John Smart (left) from Airborne Honey, with (from left)
Lindis Honey's Tim Wood, Jan Wood, Zoe Wood, Peter Wood and
Carolyn Squires, judge Maureen Maxwell and beekeeper Colin
Wood. Photo supplied.
Central Otago beekeeper Colin Wood reckons he has the
best job in the world.
A qualified builder, Mr Wood has no regrets about entering
the honey industry when he gave a beekeeping friend a hand.
It was during the recession in the 1980s, the building
industry was "not good" and switching to beekeeping was not a
hard decision to make.
A keen outdoors person, he knew the lifestyle would suit him.
Lindis Honey is now a family business which also involves
sons Tim and Peter and daughter Carolyn.
The company won the supreme gold award in the recent
inaugural Airborne Honey monofloral honey competition.
The awards were launched to raise awareness of New Zealand's
monofloral honeys, made predominantly from one single nectar
Lindis Honey won the award for a southern kamihi honey, which
judge Maureen Maxwell described as a "superb example".
"This year's harvest has produced a pale, delicately coloured
honey of subtle musk aroma. Its flavour is rich, lusciously
sweet with a melt in the mouth buttery texture."
The award-winning honeys will be available as limited edition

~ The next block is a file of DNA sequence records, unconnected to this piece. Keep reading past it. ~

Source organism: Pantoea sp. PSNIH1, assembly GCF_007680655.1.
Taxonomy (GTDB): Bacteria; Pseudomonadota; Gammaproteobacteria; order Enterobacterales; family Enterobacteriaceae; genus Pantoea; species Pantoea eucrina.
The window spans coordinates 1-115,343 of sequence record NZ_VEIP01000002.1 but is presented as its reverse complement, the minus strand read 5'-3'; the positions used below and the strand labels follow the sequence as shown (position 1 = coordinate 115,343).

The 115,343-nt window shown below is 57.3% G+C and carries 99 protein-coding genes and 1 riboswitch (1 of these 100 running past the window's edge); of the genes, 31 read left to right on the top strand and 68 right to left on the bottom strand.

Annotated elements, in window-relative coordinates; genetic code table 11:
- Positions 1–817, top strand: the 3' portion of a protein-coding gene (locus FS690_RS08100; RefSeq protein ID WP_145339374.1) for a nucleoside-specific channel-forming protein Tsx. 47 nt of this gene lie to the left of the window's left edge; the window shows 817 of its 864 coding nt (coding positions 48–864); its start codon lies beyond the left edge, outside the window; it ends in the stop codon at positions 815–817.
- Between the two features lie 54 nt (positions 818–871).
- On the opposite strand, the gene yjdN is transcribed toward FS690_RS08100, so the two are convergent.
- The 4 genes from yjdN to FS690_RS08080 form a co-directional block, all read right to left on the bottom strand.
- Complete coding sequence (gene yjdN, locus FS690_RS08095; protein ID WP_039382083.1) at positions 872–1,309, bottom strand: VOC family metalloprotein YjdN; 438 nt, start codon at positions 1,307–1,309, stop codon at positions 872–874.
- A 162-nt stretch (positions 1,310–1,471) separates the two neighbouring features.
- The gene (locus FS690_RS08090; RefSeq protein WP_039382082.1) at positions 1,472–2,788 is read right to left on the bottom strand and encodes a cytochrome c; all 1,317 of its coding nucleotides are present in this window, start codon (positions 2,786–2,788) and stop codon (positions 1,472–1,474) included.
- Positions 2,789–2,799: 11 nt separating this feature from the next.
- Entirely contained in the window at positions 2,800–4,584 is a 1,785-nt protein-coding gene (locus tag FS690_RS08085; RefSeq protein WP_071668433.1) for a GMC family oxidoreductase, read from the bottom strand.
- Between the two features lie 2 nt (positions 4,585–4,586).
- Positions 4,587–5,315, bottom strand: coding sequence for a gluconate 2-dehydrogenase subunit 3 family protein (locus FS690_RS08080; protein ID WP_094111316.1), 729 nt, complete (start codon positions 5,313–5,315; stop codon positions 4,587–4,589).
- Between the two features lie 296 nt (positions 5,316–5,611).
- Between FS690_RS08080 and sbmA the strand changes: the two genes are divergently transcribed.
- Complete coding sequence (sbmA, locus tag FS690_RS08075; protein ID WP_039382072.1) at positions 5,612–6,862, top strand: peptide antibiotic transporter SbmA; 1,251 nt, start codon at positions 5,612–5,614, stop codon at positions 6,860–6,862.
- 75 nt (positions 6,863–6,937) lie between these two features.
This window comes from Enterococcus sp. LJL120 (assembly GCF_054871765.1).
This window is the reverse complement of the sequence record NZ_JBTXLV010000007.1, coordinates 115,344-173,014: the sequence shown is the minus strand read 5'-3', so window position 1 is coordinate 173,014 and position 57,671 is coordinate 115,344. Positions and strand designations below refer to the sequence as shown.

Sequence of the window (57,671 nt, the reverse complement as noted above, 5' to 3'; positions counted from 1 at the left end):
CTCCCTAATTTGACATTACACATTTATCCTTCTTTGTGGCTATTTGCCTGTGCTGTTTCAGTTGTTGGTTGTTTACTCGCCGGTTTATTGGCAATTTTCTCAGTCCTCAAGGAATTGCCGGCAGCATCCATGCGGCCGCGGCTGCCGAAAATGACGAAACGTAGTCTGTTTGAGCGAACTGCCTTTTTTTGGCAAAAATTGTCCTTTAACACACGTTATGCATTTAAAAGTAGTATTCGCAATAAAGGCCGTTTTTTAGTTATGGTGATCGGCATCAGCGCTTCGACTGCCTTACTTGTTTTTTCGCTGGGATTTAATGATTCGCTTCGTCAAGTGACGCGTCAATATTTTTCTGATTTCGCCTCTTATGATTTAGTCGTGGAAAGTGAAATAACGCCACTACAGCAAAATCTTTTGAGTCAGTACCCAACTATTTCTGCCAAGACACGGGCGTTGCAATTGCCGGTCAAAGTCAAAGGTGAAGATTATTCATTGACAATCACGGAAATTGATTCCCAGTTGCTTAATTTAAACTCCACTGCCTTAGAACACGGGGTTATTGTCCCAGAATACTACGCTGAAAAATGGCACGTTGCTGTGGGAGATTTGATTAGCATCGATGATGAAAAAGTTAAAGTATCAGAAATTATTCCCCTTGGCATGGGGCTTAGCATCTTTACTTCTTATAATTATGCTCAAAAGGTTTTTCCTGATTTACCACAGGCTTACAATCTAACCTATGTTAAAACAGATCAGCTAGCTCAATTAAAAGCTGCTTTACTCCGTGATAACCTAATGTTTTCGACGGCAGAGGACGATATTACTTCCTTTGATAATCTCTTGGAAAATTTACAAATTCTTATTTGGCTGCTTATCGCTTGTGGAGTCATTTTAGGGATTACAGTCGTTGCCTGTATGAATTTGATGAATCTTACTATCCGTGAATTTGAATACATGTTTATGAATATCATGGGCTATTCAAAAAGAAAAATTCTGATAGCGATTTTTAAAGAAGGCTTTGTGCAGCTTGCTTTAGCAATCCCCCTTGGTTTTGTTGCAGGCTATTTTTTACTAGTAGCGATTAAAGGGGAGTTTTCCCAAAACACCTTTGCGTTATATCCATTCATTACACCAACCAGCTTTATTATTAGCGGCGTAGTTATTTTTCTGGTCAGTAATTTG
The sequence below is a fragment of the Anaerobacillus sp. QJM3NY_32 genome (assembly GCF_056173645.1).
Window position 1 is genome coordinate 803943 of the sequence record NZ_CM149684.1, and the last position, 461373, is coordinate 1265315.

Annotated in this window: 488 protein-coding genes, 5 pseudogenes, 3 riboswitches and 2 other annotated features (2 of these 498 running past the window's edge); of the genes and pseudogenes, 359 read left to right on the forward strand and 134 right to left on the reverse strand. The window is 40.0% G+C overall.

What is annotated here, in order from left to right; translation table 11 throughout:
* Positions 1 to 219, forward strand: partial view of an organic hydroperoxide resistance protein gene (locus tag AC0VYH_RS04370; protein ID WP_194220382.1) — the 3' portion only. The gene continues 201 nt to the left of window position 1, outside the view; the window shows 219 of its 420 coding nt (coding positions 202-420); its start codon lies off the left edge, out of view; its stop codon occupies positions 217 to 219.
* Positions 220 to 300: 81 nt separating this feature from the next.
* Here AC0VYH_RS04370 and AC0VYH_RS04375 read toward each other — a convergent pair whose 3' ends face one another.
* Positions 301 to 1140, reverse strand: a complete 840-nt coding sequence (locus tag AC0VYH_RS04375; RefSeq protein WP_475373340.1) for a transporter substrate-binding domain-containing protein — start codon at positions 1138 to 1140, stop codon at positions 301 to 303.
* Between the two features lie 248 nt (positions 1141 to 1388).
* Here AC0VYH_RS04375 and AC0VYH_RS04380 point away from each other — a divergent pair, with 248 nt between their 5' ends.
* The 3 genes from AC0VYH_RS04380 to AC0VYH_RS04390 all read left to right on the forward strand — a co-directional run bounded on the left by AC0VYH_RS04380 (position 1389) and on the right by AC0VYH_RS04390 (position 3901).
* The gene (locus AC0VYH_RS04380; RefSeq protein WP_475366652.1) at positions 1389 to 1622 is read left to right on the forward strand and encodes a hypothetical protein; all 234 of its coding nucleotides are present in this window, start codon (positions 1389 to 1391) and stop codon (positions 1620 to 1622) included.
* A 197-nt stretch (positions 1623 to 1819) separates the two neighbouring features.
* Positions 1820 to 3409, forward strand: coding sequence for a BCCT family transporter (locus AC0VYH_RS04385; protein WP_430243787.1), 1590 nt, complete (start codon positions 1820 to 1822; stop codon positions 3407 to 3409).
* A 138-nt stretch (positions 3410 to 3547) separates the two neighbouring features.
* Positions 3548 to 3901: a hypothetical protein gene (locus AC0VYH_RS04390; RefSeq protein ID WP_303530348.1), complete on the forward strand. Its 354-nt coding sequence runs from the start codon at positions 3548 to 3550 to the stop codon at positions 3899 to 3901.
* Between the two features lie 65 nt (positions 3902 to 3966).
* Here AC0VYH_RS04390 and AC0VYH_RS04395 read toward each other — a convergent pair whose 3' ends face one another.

gold and silver packs in Foodstuffs supermarkets throughout
the South Island from early October.
With 120 sites accommodating 3000-odd hives around the Lindis
Pass, Cromwell, Clyde and Bannockburn areas, as well as on
the West Coast, Lindis Honey produces an average of 140
tonnes of honey each year.
Most is sold under the Airborne Honey label.
Beekeeping was a great lifestyle and there was huge variety
every day - but it was not without its challenges, Mr Wood
Weather affected beekeeping more than any other farming
sector, he said.
He stressed the importance of bees - not just for honey
production but for pollination.
Without bees, there would be a "massive" drop in food
.The National Beekeepers' Association plans to work alongside
the Government to assess how it can better prepare for and
respond to biosecurity risks that threaten beekeepers.
The NBA has agreed to sign a memorandum of understanding with
the Ministry for Primary Industries while it looks into the
Government Industry Agreement.